It can be announced with palpitations, shortness of breath, dizziness. But in many cases its presence is detected once it has caused damage. Atrial fibrillation (AF) is the most frequent arrhythmia and those who present it are five times more likely to suffer a cerebrovascular attack (CVA) .
Deactivating the conditions for which the abnormal functioning of the heart endangers the brain (and lifestyle itself) is possible, but only two in 10 people at risk receive adequate treatment, warns a study that seeks to alert about the “catastrophic” consequences ” of subtreatment.
AF – which is very prevalent after the age of 60, but can occur at any age – causes irregular heartbeats. This is because instead of contracting rhythmically and thus allowing the normal passage of blood towards the ventricle, the left atrium performs a chaotic movement that favors the formation of clots. The risk? That the thrombus detaches and travels through the arteries to different parts of the body. The biggest fear? May the final destination of this journey be the brain. “There comes a time when the clot cannot advance any further and, by clogging the artery, the region that depends on it begins to die .
If there is no possibility of reopening it and dissolving the clot, all the brain tissue that depends on that vessel dies forever and that is when the. People begin to have difficulty speaking, moving an arm, seeing , depending on which part of the brain is affected. It is the most feared complication of atrial fibrillation,” explains Argentine vascular neurologist Luciano Sposato, who is currently in charge of the Stroke, Dementia and Heart Disease team at the London Health Sciences Center at the University of Western Ontario, in Canada.
“It is a highly preventable medical, social, and economic catastrophe,” says Sposato’s study “Decision-making interventions to stop the atrial fibrillation-related stroke tsunami” (published in the International Journal of Stroke), which outlines a parallel between the devastation caused by the natural disaster that struck Indonesia in 2004 and the dramatic consequences of the global underutilization of oral anticoagulation to prevent stroke in patients with this type of arrhythmia.They estimate that the prevalence of AF will double by 2050.
Data from a large study published in 2014 show that 25% of patients with atrial fibrillation who should be on anticoagulation are not on medication. To that is added almost 30% who are receiving only aspirin. ” There are still doctors in the world who think that if they give AF patients aspirin they are helping them not to have a stroke and what we know very clearly is that, in terms of prevention, it is like giving them nothing”, emphasizes the specialist who led teams at INECO and the Favaloro Foundation and is dedicated to investigating the relationship between the heart and the brain.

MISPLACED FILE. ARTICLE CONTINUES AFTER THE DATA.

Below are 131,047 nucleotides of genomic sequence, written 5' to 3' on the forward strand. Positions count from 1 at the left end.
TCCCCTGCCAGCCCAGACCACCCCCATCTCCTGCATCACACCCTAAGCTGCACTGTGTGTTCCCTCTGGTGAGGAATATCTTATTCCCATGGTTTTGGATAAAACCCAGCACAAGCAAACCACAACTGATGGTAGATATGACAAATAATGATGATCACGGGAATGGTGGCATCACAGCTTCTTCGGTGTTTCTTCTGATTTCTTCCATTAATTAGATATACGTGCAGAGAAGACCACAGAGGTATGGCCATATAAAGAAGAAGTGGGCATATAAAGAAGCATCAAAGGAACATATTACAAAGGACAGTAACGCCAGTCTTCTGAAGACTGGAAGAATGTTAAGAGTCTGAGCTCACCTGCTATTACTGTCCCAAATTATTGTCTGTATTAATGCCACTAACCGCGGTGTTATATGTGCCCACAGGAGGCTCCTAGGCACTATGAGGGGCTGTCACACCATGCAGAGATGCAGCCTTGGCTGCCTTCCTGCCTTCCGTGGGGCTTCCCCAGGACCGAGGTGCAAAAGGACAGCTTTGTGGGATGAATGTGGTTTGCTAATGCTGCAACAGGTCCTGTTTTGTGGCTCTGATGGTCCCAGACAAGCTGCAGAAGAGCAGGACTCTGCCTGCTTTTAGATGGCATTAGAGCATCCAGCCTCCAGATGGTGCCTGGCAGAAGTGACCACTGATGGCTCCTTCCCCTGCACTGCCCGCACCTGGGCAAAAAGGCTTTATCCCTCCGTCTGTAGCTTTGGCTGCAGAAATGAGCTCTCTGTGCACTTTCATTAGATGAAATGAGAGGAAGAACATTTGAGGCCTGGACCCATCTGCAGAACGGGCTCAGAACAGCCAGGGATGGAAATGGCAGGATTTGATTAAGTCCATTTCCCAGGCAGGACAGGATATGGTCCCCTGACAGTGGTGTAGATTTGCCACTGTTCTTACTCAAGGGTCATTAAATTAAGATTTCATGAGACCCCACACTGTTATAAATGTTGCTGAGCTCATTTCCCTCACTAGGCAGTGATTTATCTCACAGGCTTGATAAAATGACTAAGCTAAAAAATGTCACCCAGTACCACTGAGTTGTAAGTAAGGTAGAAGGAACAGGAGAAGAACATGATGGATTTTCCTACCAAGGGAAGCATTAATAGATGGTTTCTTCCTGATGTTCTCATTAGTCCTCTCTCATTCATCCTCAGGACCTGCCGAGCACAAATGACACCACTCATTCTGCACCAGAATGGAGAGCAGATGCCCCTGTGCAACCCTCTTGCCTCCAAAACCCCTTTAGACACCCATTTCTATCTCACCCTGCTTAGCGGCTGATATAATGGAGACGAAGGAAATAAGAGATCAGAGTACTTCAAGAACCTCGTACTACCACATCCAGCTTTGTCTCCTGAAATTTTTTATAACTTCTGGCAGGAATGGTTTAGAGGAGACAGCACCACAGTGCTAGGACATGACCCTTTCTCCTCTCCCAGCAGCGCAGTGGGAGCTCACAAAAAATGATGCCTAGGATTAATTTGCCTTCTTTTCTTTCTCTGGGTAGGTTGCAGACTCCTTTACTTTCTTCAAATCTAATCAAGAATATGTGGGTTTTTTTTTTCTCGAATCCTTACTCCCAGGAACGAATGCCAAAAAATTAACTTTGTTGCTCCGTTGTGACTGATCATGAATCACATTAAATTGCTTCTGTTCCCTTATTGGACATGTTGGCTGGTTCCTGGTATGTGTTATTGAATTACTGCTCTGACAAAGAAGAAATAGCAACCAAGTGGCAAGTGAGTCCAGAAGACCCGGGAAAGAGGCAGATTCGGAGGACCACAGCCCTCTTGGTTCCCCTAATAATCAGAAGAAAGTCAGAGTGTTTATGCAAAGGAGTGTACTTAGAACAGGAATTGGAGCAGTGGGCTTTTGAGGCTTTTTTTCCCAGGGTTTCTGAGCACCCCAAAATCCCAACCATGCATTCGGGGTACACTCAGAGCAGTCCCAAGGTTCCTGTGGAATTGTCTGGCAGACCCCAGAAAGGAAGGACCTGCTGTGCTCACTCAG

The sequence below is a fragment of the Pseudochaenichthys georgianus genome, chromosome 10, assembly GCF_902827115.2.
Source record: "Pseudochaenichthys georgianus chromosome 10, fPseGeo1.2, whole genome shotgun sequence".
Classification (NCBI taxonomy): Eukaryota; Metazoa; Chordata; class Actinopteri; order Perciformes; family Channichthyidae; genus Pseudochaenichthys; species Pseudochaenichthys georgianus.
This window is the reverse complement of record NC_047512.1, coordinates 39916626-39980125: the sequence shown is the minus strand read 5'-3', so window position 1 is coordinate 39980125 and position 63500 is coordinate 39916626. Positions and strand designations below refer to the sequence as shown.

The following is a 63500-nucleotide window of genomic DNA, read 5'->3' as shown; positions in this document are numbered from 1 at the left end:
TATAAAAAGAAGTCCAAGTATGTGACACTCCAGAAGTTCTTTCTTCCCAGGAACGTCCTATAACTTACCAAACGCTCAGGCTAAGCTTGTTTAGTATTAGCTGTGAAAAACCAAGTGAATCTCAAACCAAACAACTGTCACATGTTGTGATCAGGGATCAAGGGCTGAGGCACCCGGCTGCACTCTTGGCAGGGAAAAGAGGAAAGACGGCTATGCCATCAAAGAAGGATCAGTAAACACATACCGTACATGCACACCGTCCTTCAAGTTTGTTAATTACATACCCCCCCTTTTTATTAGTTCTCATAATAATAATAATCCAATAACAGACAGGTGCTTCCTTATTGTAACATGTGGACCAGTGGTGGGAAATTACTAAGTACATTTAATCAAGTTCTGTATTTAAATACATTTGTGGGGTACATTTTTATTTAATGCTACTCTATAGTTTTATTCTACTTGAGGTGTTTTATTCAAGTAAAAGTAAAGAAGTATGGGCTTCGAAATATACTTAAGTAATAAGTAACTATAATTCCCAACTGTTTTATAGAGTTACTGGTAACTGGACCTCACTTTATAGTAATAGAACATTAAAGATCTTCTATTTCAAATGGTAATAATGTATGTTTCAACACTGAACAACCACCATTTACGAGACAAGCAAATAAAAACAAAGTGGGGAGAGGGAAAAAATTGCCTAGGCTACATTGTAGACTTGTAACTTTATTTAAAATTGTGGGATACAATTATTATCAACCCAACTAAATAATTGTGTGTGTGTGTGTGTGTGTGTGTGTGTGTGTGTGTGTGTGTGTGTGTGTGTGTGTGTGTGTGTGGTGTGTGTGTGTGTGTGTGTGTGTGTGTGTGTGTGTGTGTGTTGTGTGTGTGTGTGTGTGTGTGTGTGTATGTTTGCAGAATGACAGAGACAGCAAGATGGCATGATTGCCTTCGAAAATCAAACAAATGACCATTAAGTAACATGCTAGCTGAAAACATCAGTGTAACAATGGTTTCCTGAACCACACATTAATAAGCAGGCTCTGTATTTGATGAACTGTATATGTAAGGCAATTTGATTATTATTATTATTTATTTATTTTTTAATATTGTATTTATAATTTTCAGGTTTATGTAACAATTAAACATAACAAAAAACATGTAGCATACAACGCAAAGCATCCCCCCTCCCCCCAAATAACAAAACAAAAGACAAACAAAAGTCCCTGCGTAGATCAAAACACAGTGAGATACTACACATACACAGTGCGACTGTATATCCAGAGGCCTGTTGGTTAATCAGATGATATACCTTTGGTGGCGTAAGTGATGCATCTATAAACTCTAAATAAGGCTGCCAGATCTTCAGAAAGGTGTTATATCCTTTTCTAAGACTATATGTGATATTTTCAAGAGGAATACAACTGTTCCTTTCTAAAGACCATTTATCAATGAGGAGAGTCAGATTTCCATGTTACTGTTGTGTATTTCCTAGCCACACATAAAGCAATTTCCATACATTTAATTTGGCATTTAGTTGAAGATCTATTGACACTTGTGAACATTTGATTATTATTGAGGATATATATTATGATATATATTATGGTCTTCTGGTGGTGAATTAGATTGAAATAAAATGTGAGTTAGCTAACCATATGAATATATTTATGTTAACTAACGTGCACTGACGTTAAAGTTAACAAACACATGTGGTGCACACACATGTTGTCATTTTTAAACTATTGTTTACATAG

What is sought in the patient with atrial fibrillation is to prevent thrombi from blocking blood vessels. The first drugs used for this purpose were born 60 years ago (antivitamin K) and have had a huge impact, surpassed even by the new generation of direct-acting drugs. “Few drugs achieve this clinical efficacy of reducing the risk of stroke by 64%, with a clear decrease in mortality”, points out María Esther Aris Cancela, Head of Hematology at the Cardiovascular Institute of Buenos Aires (ICBA).
The tsunami of atrial fibrillation
Only a quarter of those who suffer an attack due to this cause survive without sequelae, another quarter die and half are disabled. “ Detecting arrhythmia and not treating it is outrageous . It is like taking the patient by the hand to the coast and leaving him alone waiting for the tsunami to arrive”, compares the neurologist.
Poor risk stratification and subjective overinterpretation of contraindications are the main reasons why clinicians avoid oral anticoagulation in practice despite the fact that, according to international guidelines, it should be the treatment of choice in patients with high-risk atrial fibrillation .
According to the Consensus on Atrial Fibrillation of the Argentine Society of Cardiology, the risk of hemorrhage from drugs is almost always five to eight times lower than the risk of cerebral embolism.
“There is a tendency towards therapeutic inertia,” considers Fernando Botto, a cardiologist at the Center for Hypertension and Arterial Aging at Hospital Austral. “Anticoagulation of atrial fibrillation is the only proven treatment that reduces the risk of stroke and death . The worst behavior is not to anticoagulate ”, he underlines.
The scientific evidence shows that there is a net clinical benefit in the prescription of the treatment. “The patient must be told that the chances of having an ischemic stroke, a brain hemorrhage or of dying are reduced by 50% with anticoagulants. There is nothing stronger than that”, adds Sposato.